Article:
Cybercriminals like to target the weakest link in companies’ security defenses — and that link is often the employees. But it does not have to be that way. Your employees can provide an important line of defense against cybercrime if you educate them about IT security. For this training to be effective, though, it needs to be engaging and well planned.
Here are six tips that can help you deliver IT security training that employees will remember:
If you bombard employees with a lot of information all at once, they probably won’t remember most of it. A much more effective way to get people to retain information is to provide ongoing training in small chunks. For instance, you might cover phishing emails by presenting a certain amount of material each week. This way, employees will be better able to digest the information as well as fit the training into their work schedules.
With cyberattacks being so rampant, your employees are likely concerned about protecting their personal smartphones, tablets, and other computing devices. A good way to get them interested in your business’s security measures is to start by discussing how they can secure their personal devices. Once employees learn good security habits at home, they will be more likely to practice them at work.
Think back to your college or high school classes. Did you learn more in the courses in which the teacher lectured in front of the class or the ones in which you actively participated in activities? Having hands-on activities will help hold employees’ attention during the training session as well as help them remember the information afterward. The activities do not have to be elaborate. They can be as simple as presenting employees with copies of emails and having them pick out the ones that are phishing scams.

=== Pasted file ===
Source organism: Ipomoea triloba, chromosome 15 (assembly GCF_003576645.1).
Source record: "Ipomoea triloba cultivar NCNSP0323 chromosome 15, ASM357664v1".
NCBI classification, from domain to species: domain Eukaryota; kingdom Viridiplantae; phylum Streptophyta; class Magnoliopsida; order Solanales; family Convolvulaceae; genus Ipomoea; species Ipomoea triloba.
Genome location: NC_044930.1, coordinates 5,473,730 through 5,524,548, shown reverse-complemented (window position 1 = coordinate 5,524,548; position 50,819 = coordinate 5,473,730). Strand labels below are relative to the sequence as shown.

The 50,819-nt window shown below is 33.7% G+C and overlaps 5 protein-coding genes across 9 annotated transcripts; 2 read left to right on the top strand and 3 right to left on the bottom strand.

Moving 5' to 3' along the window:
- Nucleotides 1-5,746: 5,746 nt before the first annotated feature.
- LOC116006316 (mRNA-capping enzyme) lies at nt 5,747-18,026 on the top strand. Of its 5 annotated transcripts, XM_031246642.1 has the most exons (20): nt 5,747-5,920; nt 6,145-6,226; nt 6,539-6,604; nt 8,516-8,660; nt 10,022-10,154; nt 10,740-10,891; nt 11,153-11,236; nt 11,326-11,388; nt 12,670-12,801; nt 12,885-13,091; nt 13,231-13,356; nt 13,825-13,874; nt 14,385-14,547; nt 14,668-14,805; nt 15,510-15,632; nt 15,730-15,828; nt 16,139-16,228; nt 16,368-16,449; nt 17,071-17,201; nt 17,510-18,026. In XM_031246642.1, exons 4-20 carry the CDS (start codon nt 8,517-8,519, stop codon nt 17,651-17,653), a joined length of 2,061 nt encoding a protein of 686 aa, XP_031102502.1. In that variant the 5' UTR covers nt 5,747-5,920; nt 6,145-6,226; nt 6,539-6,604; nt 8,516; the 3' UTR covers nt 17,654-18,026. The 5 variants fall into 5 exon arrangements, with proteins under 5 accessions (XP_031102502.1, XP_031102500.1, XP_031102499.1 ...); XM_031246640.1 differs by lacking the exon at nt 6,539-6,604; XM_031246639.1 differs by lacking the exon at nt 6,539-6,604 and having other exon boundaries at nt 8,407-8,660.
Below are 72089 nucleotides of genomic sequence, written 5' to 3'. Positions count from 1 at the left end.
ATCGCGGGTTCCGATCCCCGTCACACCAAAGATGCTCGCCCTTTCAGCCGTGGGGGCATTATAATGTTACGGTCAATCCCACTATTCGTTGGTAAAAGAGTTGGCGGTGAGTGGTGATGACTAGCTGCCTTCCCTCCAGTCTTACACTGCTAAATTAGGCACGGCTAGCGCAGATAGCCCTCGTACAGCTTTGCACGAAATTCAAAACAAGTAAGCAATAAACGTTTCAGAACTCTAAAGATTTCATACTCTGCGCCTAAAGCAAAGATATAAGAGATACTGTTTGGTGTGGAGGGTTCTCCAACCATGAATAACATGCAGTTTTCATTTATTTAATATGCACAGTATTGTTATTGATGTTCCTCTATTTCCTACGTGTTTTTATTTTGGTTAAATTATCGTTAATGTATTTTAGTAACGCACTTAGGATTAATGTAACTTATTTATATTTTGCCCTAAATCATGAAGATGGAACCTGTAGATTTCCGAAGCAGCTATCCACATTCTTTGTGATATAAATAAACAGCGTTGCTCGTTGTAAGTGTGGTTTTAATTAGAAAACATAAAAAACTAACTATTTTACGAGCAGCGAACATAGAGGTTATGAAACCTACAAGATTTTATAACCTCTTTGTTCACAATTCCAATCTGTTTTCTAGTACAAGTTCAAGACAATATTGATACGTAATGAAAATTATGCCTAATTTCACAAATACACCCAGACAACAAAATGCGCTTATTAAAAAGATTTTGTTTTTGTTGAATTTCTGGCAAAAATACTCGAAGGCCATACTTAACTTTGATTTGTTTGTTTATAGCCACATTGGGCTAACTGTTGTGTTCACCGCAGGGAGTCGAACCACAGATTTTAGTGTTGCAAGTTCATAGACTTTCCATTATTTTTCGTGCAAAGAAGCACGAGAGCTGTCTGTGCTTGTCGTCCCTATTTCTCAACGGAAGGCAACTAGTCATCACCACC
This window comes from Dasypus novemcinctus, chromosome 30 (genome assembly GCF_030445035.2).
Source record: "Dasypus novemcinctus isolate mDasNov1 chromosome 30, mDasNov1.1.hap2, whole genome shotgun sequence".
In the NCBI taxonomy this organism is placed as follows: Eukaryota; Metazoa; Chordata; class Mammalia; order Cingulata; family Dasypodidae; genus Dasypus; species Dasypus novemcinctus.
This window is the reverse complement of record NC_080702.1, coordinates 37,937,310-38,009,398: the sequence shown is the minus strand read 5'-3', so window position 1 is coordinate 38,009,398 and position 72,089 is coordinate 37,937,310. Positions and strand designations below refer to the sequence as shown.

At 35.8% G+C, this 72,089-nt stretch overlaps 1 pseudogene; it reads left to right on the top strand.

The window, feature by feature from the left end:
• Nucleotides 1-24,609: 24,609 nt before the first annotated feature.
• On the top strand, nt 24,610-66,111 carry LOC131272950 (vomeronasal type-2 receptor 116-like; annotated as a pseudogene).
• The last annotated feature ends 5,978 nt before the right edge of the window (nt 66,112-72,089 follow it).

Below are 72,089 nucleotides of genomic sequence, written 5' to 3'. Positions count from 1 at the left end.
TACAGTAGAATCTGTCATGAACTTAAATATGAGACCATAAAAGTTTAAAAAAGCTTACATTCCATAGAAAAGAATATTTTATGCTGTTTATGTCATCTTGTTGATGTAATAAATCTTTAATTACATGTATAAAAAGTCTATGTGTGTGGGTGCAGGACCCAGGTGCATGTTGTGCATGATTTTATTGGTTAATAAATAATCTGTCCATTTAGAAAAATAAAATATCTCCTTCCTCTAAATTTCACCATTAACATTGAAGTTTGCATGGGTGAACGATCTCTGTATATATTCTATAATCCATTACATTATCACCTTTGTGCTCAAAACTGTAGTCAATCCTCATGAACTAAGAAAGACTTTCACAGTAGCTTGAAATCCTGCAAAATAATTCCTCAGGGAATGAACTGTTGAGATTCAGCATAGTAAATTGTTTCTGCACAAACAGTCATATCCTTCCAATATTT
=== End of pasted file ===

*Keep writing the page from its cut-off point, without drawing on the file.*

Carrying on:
It is important that all your employees receive basic security training. Even managers should participate in at least the basic security program. Hackers like to target managers because they tend to have access to more sensitive and valuable information. Keep in mind that some employees might need additional instruction that takes into account specific tasks related to their position.
After employees have completed a training session, you might want to test what they have learned. For instance, if you recently covered how to spot phishing attacks, you might want to send out a fake phishing email with a suspicious link that, if clicked, leads to a safe web page containing the message "IT security training phishing exercise". This test can reinforce what employees have learned as well as help you determine the effectiveness of the training. Afterward, you should follow up with employees, especially those that clicked the link. You do not need to embarrass or scold employees during this discussion. Instead, you can provide additional education and resources as well as answer any questions they may have.
No matter how good your IT security training program is, there is a chance your business will fall victim to a cyberattack. Plus, there is always the risk of insider threats. For these reasons, you need to implement other security measures, such as installing anti-malware software and keeping your applications updated.
About CHIPS Computer Services
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